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Critics of Ahmadinejad show strength in Iran parliament vote
TEHRAN, Iran -- Conservative opponents of President Mahmoud Ahmadinejad made a strong showing in Iran's parliamentary elections, according to partial results Saturday. The split could mean friction between the president and former supporters disillusioned by his fiery, populist rule.
Reformists, meanwhile, claimed to have made better than expected gains even though most of their candidates were thrown out of the race by Iran's clerical leadership.
If reformists succeed in expanding the largely muted bloc of around 40 lawmakers they had in the outgoing parliament, it would be a blow to hard-line attempts to bury the movement, which calls for reducing the power of clerics and opening up to the West.
The Interior Ministry put turnout in Friday's vote at around 60 percent -- up from 51 percent in 2004 parliament elections. Grouping all conservative factions together, it said they had won just more than 70 percent of the seats so far with most of the nation counted, without giving an exact number.
Iran's leaders depicted the rise as a show of confidence in the Islamic republic and of defiance against criticism of the vote by the United States, which said Iran's clerical leaders "cooked the vote."
"The history-making Iranian nation protected its identity, ideals and all its rights, especially the right to exploit nuclear energy," Ahmadinejad said.
But the differences among conservatives could prove significant.
Ahmadinejad's allies were on track to grab the largest share of the 290-member parliament. But they appeared likely to face a strong minority of conservative opponents, and perhaps of reformists.
If that happens, "large disputes will flare up" in the coming parliament, said political analyst Saeed Laylaz. "Ahmadinejad will not bow to demands by the parliament, and legislators will change his bills based on their wishes."
It could also encourage a conservative challenge to Ahmadinejad in presidential elections in 2009.
Returns from Friday's voting rolled in from many parts of the country, but the biggest prize -- Tehran, with 30 seats -- was still up in the air. It could take another day at least to count votes there.
In the 158 parliament seats decided so far, pro-Ahmadinejad hard-liners won 57 seats, while a slate seen as representing his conservative critics seized 40, according to results announced by state television and the official news agency IRNA.
Reformists won 24 seats, according to the results. Another 37 winners were independents whose political leanings were not immediately known. Races for more than 30 seats will go to a run-off vote scheduled for April.
Reformist spokesman Nasseri said the movement had won at least 34 seats so far. He explained the discrepancy by saying many pro-reform candidates ran as independents.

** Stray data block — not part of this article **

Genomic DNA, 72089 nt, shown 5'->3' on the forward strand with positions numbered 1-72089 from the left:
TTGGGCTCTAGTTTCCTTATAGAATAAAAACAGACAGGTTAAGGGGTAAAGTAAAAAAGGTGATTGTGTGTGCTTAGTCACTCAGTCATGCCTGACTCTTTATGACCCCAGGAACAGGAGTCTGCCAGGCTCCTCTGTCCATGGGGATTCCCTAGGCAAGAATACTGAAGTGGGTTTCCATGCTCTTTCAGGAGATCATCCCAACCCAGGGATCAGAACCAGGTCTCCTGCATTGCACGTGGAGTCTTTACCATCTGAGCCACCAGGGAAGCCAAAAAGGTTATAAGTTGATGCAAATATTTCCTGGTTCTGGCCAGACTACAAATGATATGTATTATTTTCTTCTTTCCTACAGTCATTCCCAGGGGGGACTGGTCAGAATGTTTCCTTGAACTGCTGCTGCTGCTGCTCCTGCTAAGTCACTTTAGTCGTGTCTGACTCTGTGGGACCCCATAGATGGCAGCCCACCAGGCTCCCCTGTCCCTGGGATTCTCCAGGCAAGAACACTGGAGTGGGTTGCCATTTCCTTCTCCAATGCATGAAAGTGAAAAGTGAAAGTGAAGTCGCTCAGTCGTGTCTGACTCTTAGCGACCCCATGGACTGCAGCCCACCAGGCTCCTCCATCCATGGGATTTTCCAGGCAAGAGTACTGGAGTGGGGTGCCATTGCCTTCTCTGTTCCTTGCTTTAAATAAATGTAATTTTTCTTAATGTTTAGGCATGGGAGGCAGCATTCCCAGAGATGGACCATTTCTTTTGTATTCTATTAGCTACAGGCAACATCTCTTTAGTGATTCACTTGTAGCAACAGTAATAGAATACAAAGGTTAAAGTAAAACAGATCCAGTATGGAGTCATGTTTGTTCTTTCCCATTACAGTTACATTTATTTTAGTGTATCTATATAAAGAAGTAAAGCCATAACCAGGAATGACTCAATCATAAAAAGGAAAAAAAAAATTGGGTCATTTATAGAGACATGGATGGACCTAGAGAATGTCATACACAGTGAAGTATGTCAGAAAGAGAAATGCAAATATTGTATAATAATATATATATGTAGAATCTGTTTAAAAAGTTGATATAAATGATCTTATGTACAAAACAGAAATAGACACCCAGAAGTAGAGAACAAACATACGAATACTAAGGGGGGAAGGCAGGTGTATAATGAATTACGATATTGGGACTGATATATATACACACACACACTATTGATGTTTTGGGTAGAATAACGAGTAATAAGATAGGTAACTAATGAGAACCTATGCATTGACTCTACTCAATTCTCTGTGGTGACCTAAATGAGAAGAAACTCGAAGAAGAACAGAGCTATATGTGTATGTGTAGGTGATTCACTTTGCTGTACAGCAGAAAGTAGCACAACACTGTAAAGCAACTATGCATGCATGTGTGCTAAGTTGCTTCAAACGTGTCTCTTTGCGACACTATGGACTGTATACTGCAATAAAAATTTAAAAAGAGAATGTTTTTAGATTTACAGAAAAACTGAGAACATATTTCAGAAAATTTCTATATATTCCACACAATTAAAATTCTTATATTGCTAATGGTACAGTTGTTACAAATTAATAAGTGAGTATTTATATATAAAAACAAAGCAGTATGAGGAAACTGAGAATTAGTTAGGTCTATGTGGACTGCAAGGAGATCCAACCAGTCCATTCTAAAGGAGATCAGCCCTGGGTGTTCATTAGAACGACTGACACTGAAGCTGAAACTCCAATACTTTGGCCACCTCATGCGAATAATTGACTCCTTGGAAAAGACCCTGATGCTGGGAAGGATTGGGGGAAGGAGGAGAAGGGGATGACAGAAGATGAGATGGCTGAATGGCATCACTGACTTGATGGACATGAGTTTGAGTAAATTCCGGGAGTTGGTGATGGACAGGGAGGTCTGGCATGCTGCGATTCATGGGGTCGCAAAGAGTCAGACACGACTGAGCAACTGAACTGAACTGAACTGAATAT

"We won in an unequal competition. We proudly announce victory," Nasseri told reporters. "Supporters of government faced a significant defeat."
Reformists were hamstrung entering the race after the unelected cleric-run Guardian Council, used its powers to disqualify 1,700 candidates on grounds of insufficient loyalty to Islam or Iran's 1979 revolution. Most of them were reformists.
Factions in Iran are notoriously murky. In general, reformists want to reduce the powers of the clergy, who can overrule the elected parliament and president. Reformists also seek democratic reforms at home and improved ties with the West, including the United States.
Conservatives are avid supporters of clerical rule, want stricter Islamic social controls -- such as on women's dress -- and generally back a tough stance toward the United States.
But Ahmadinejad has opened divisions within the camp since 2005, when he rode to office on populist vows to help the poor and re-establish the strict ideals of Iran's Islamic revolution.
In the past two years, the economy has been hit by a jump in inflation and increasing unemployment. His government has had to impose fuel rationing in the oil-rich country, and there were heating oil shortages during this year's unusually cold winter.
His critics accuse him of having no clear plan for fixing the economy, relying instead on injections of oil money. They say he governed unevenly, ignoring laws passed by the conservative-dominated parliament and making administrative changes without consultation.
Some also say his harsh rhetoric -- including vows that one day Israel will be wiped out and statements casting doubt on the holocaust -- have needlessly heightened the standoff with the West. Though they back pushing ahead with Iran's nuclear program, they blame Ahmadinejad's fiery stances for helping bring U.N. sanctions.
One force uniting conservatives, however, is supreme leader Ayatollah Ali Khamenei, who holds the final word on all state issues. He has tried to balance between conservative factions, while making clear his backing for Ahmadinejad. Ahead of Friday's vote, he called on Iranians to elect candidates who would "pave the government's path."
Still, despite their differences, moderate conservatives may work with reformists in parliament to improve the economy and "impose more discipline on the economic policy of Ahmadinejad," Laylaz said.
Two leading figures -- Tehran Mayor Mohammad Baqer Qalibaf and former top nuclear negotiator Ali Larijani -- have been touted as possible rivals to Ahmadinejad in the 2009 presidential vote.
Larijani, who left the nuclear post after differences with Ahmadinejad, won a seat in the clerical city of Qom, according to state television. Some of his backers want him to take the parliament speaker or deputy speaker post, now held by Ahmadinejad allies, which could serve as platform to run for the presidency.